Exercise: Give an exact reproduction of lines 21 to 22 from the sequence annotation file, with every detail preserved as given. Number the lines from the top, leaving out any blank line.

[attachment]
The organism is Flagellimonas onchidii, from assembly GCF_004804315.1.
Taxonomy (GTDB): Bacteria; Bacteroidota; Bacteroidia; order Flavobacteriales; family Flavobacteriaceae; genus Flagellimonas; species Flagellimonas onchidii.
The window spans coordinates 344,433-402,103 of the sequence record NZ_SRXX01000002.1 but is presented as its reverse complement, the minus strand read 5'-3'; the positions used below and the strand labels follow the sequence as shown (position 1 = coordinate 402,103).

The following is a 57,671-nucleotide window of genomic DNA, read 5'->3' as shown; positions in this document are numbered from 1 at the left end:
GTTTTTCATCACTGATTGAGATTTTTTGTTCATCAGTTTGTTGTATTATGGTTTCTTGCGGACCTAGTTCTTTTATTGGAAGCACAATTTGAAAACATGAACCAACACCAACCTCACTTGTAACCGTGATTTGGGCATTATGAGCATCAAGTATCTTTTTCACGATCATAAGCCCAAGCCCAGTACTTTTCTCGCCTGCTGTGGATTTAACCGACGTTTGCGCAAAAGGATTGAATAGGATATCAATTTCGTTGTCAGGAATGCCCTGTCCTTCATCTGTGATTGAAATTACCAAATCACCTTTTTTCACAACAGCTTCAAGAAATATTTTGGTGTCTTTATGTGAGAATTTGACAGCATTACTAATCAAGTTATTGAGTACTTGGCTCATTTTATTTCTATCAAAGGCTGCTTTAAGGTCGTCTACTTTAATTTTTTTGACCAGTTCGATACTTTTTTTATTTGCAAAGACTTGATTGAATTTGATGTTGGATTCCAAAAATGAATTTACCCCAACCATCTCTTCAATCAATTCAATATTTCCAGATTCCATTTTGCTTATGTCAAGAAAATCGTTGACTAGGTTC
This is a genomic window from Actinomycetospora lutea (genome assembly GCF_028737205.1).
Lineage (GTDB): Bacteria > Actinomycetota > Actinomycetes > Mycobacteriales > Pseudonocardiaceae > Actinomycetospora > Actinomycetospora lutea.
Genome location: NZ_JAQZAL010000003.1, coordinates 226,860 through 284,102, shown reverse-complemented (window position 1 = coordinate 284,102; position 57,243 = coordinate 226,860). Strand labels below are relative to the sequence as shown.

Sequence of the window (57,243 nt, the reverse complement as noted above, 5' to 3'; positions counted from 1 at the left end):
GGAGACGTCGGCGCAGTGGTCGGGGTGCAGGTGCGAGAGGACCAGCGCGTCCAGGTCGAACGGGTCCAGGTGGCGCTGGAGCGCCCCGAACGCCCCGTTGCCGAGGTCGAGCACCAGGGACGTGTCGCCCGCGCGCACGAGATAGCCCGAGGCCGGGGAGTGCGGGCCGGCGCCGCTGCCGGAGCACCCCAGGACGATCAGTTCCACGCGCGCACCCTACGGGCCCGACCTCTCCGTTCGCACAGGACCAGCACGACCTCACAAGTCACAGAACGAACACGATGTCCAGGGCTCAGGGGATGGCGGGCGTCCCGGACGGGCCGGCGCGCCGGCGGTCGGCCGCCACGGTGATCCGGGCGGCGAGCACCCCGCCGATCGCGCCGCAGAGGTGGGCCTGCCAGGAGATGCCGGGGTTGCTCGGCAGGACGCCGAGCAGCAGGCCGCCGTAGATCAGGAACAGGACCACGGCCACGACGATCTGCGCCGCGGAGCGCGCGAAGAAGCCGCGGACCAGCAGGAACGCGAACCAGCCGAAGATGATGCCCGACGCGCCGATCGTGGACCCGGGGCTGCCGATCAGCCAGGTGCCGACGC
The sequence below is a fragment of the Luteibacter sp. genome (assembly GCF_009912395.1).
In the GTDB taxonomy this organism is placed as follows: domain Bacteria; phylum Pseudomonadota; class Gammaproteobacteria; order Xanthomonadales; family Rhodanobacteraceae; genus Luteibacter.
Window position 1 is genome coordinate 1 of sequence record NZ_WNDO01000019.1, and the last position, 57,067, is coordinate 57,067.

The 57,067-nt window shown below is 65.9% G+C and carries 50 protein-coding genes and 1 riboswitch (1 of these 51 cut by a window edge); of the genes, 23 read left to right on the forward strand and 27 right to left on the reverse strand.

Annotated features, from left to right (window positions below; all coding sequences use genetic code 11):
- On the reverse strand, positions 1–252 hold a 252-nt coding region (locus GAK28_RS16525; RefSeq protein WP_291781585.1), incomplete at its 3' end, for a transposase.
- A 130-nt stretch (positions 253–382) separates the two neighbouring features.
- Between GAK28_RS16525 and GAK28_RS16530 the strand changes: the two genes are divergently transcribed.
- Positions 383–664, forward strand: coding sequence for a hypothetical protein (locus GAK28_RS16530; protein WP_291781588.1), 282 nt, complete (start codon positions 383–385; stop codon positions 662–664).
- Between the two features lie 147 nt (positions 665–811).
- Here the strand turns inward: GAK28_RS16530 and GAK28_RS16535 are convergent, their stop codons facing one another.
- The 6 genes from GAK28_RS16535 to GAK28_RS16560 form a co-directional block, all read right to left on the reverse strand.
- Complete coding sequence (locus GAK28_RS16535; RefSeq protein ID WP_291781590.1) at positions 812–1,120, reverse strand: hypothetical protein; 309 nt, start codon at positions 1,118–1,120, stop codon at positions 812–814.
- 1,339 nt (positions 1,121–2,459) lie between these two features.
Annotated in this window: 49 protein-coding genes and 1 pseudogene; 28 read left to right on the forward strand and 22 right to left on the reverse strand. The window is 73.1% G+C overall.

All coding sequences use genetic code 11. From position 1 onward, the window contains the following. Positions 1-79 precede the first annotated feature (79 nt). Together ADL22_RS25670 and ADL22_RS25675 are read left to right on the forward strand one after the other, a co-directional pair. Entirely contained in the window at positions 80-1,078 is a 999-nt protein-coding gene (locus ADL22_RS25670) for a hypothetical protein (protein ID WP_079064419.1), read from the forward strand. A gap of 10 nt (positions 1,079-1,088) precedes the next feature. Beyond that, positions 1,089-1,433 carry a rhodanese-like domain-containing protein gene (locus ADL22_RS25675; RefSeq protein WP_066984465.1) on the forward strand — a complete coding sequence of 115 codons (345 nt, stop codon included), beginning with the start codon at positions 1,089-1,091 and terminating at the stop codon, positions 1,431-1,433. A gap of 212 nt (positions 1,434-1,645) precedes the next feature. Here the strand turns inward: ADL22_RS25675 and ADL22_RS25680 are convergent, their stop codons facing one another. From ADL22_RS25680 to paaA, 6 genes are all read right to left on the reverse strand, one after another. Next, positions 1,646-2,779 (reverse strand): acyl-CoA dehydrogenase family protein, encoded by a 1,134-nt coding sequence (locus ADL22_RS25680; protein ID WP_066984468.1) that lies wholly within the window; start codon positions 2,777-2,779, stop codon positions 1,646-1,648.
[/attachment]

- Here the strand turns inward: GAK28_RS16530 and GAK28_RS16535 are convergent, their stop codons facing one another.
- The 6 genes from GAK28_RS16535 to GAK28_RS16560 form a co-directional block, all read right to left on the reverse strand.